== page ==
We were fans of the Legend of the Five Rings collectible card game. It seemed to be the first post-Magic game that was worth its salt in game play and the setting it managed to evoke on those little cards was impressive. Our favorite rule in the game was the Imperial Favor.
I have little to no memory about what the Imperial Favor actually did, only that when we picked up the RPG, eager to play in Rokugan and leave our mark on the setting in a Kurosawa-inspired blood operatic epic. When we read the rules, we were puzzled that the Imperial Favor was not in the game, so we put it in.
Uncle Kurai, pictured above was our Imperial Favor token and also an NPC in the game. The GM could give a player the Imperial Favor for doing something cool and the player could either spend it (in which case it went back to the GM) or give it to another player for doing something cool.
Legend of the Five Rings was set in this alien culture and we were really excited about capturing that feeling of bushido, honor and glory. Uncle Kurai was our way of letting our fellow players know that their play was exemplifying the setting in a way that was interesting to us, that they were doing their part to bring the table to Rokugan.
In play, we rarely spent the Imperial Favor. When we did, it had to be a really intense circumstance. We found that we liked having this thing, this ability to give someone else a kind of nomadic trophy for good play.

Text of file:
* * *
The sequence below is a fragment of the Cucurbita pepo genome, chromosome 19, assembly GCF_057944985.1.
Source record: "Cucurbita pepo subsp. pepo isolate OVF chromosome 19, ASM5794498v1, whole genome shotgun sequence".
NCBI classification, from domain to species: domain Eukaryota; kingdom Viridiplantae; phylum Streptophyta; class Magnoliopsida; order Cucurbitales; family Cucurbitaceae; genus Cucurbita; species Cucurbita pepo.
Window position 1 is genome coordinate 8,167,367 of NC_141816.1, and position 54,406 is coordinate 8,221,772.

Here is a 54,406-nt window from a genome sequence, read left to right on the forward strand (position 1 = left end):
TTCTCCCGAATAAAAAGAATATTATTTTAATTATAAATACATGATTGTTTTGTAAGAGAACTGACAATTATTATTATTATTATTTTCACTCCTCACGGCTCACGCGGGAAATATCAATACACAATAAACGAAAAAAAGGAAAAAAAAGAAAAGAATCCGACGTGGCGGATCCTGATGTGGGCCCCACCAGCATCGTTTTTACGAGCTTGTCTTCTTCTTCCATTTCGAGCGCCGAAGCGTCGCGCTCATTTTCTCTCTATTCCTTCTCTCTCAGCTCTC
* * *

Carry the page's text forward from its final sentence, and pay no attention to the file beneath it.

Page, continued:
Looking back, I see it as a kind of proto-Fan Mail mechanic. It was a bit clumsy but it reeked of flavor, handing the statue over felt like a big deal and holding it was like holding the table’s honor.
Nowadays, Uncle Kurai sits on my friend, Pete’s computer desk and seeing him brings back all kinds of warm memories: The Death of Bayushi Dorokhan, at the Seige of Usagi Castle and others. It is nice to have these kinds of artifacts, living pieces of fictional memories.
It is nice to have these kinds of artifacts, living pieces of fictional memories.
Amen. I have some character pictures, game handouts, bluebooks, and maps shoved in a box in the garage. Every once in a while I dig them out and time and distance just fall away and I am there again. They’re like a condensed version of all the “remember when” gaming stories we share with old friends. Good stuff.
I’m really surprised we don’t have more games that explicitly generate these kinds of things as part of the process of play. A game where generating and using a map is integral, or something with journals, or requiring some sort of significant object used as a “marker”.
(And before you say “Go out and design it yourself”, I am, but I’m not a designer and don’t really want to be, so it’s taking some time)
I wasn’t going to say, “Go out and design it yourself.” But its entirely cool that you are.
I agree, those artifacts are nifty.